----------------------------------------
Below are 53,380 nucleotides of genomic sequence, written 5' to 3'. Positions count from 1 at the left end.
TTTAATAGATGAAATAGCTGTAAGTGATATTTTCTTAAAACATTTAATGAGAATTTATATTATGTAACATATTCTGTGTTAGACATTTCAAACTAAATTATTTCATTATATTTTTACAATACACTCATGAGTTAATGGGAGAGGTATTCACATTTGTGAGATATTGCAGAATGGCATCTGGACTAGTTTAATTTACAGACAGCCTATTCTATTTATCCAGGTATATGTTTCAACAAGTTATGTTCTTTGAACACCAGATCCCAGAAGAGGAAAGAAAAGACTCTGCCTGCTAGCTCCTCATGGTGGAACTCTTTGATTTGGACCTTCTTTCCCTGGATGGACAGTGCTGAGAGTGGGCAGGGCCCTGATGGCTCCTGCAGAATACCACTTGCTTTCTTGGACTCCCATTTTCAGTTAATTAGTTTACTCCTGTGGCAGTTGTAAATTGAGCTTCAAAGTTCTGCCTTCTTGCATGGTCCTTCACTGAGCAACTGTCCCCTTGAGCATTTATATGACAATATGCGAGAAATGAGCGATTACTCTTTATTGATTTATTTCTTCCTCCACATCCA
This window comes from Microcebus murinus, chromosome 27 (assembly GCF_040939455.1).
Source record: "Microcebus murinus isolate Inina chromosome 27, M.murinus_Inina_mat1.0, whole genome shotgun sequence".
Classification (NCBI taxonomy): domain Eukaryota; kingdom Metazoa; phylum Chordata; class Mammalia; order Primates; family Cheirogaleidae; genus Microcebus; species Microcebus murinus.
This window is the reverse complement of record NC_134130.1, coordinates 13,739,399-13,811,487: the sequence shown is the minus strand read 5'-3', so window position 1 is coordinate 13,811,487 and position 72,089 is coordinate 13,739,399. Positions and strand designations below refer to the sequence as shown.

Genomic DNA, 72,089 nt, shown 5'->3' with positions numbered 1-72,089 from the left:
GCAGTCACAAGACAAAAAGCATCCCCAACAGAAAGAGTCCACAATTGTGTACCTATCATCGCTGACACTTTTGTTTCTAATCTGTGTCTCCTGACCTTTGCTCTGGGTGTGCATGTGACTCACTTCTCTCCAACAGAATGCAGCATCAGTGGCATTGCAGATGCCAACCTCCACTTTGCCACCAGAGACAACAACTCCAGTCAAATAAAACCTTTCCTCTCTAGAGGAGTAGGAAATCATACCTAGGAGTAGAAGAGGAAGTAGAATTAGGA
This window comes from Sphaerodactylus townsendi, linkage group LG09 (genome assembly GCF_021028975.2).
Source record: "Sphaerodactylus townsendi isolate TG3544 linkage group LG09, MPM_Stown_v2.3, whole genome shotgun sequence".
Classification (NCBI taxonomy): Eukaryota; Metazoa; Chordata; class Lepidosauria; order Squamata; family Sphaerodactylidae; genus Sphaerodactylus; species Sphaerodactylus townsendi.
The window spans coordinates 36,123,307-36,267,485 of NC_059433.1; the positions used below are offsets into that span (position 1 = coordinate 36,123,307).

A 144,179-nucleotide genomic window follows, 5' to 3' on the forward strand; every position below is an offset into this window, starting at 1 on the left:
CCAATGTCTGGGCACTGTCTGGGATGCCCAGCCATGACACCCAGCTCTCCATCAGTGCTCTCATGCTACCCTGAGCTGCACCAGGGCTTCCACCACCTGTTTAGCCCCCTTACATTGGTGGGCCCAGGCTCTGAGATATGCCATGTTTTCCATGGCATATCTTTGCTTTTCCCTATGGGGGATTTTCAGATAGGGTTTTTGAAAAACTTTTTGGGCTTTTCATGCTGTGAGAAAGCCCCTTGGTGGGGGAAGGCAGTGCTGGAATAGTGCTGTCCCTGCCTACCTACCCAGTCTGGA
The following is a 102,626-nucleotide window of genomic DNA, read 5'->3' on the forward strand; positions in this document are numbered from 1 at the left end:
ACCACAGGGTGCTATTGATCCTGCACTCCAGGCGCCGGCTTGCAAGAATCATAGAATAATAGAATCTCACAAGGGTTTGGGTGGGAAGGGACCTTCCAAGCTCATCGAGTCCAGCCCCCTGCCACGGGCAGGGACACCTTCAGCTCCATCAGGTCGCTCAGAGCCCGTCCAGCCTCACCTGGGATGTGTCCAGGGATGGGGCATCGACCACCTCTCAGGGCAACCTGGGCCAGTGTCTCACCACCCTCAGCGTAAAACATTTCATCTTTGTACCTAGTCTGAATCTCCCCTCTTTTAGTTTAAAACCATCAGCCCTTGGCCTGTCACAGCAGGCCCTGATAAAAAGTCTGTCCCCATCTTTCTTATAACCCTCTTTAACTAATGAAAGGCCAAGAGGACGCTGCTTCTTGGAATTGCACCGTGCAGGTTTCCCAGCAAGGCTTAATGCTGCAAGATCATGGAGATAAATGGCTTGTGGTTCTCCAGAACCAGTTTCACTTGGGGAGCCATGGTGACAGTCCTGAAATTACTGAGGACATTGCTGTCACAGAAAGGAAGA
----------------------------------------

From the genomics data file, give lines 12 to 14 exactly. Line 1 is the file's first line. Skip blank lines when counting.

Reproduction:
The window spans coordinates 36,123,307-36,267,485 of NC_059433.1; the positions used below are offsets into that span (position 1 = coordinate 36,123,307).

A 144,179-nucleotide genomic window follows, 5' to 3' on the forward strand; every position below is an offset into this window, starting at 1 on the left:
CCAATGTCTGGGCACTGTCTGGGATGCCCAGCCATGACACCCAGCTCTCCATCAGTGCTCTCATGCTACCCTGAGCTGCACCAGGGCTTCCACCACCTGTTTAGCCCCCTTACATTGGTGGGCCCAGGCTCTGAGATATGCCATGTTTTCCATGGCATATCTTTGCTTTTCCCTATGGGGGATTTTCAGATAGGGTTTTTGAAAAACTTTTTGGGCTTTTCATGCTGTGAGAAAGCCCCTTGGTGGGGGAAGGCAGTGCTGGAATAGTGCTGTCCCTGCCTACCTACCCAGTCTGGA